What is the National Electrical Code (NEC)?

  • Published by
    Jeremy Vickerman

    Jeremy Vickerman

    Content specialist

  • Reviewed by
    Nacho Álvarez

    Nacho Álvarez

    I am an engineer. I like numbers and techno music. I owned a brewed beer called Drifter Ale.

14 Mar, 24

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Find out what National Electrical Code (NEC) is and how it is used by electrical engineers and electricians to work safely.


What is the NEC?

The National Electrical Code (NEC) outlines the guidelines and regulations that inform electricians how to install and use electrical wiring and equipment. It lays out standards and best practices for electrical systems in structures like homes, commercial buildings, and industrial facilities.

Experts and engineers from the National Fire Protection Association (NFPA) update the NEC every three years. Revisions address new technologies and reflect the latest safety research. The rulebook covers everything from the wires inside walls to lighting systems, generators, batteries, and solar panels.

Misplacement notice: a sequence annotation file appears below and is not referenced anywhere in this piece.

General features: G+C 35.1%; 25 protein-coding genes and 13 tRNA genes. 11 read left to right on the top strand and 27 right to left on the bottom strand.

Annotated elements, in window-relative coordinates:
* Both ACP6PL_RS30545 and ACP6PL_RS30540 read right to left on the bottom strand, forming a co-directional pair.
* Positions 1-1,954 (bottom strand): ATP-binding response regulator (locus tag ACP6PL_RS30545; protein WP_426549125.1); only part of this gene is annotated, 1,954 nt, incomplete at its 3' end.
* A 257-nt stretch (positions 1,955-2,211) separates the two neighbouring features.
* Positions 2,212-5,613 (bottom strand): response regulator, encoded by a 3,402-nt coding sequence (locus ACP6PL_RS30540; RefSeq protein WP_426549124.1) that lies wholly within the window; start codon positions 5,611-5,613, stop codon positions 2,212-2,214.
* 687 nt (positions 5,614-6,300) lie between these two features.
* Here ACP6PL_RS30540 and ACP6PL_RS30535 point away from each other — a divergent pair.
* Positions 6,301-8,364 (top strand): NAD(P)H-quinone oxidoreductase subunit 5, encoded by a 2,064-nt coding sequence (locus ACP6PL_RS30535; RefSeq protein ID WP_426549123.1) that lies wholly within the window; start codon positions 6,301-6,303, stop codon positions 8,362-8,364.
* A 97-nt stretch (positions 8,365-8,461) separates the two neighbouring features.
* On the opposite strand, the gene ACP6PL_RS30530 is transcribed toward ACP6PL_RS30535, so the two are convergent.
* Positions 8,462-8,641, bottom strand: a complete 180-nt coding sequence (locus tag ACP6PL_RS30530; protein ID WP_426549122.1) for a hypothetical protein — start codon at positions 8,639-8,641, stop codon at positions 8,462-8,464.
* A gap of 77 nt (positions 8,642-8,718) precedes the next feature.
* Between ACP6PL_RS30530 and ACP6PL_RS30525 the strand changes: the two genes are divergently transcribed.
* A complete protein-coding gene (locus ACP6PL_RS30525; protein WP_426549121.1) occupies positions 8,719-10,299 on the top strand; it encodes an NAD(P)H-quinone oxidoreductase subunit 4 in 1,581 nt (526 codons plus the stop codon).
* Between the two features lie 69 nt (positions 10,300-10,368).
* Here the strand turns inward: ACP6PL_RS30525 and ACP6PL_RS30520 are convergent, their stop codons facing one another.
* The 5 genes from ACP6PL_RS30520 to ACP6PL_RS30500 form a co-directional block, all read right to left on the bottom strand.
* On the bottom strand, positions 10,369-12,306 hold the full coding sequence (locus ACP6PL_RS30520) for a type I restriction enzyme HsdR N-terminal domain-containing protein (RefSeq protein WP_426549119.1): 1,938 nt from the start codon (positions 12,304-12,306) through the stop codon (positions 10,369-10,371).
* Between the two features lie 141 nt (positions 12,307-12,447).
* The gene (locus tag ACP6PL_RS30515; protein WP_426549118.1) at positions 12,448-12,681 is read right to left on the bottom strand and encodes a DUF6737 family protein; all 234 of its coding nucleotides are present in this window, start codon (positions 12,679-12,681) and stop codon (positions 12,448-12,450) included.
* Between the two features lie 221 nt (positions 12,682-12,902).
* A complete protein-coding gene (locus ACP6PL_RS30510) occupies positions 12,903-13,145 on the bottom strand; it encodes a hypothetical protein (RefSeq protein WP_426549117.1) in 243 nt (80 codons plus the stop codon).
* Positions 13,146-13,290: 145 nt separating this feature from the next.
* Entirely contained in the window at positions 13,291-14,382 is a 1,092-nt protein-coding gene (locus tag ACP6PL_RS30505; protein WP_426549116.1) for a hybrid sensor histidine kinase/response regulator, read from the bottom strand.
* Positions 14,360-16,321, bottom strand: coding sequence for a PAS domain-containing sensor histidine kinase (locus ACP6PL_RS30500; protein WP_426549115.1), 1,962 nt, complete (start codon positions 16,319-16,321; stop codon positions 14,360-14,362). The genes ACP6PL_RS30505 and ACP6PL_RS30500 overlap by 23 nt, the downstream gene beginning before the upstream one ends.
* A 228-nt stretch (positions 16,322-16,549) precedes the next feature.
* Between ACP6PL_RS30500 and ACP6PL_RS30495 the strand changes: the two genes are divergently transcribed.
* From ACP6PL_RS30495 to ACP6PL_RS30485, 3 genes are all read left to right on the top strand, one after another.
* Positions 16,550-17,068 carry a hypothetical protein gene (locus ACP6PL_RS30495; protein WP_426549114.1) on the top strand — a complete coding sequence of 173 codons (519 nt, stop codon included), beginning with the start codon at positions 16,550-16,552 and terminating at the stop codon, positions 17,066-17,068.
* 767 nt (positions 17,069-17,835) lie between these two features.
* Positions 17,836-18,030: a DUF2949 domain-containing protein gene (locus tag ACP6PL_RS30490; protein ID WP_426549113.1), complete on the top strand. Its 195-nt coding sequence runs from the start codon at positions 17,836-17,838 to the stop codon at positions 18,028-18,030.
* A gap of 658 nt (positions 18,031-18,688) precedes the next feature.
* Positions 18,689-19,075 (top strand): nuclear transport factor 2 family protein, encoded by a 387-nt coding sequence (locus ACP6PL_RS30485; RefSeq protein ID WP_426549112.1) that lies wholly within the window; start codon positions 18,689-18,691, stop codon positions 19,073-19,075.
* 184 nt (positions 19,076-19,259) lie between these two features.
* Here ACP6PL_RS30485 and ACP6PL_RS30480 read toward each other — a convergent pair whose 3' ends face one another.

The National Electrical Code specifies the proper size and type of wires electricians should use. It dictates how electricians should install wires, the required clearances around electrical equipment, labeling standards for circuit breakers, and mandatory electrical safety protections.

Most American cities, counties, and states legally enforce the National Electrical Code by including it in their building codes. Following the NEC rules helps reduce fires, shock hazards, and other electrical risks. In turn, it makes things safer for electricians working on systems and residents using electricity in buildings.

Is the National Electrical Code a law?

The National Electrical Code is not a law or set of laws. However, many places around the United States use rules from the National Electrical Code in their local legislation.

The rulebook helps electricians know the right way to operate, even when not enforced by law. 

What are the two basic rule types in the NEC? 

The NEC contains two rule types that electricians need to pay attention to, mandatory and permissive rules. The NEC indicates these by specific wording.

Mandatory rules use terms like "shall" or "shall not." For example, "Electrical panels shall have a clear working space 36 inches wide and 30 inches deep in front of them". Mandatory statements like this describe required actions or prohibited actions. Electricians must follow these rules to be compliant.

Permissive rules use the phrasing "shall be permitted." For example, "In unfinished basements, exposed Romex wiring shall be permitted." Permissive statements indicate options that are allowed but not necessarily required. Electricians can choose to implement these statements, but they don't have to.

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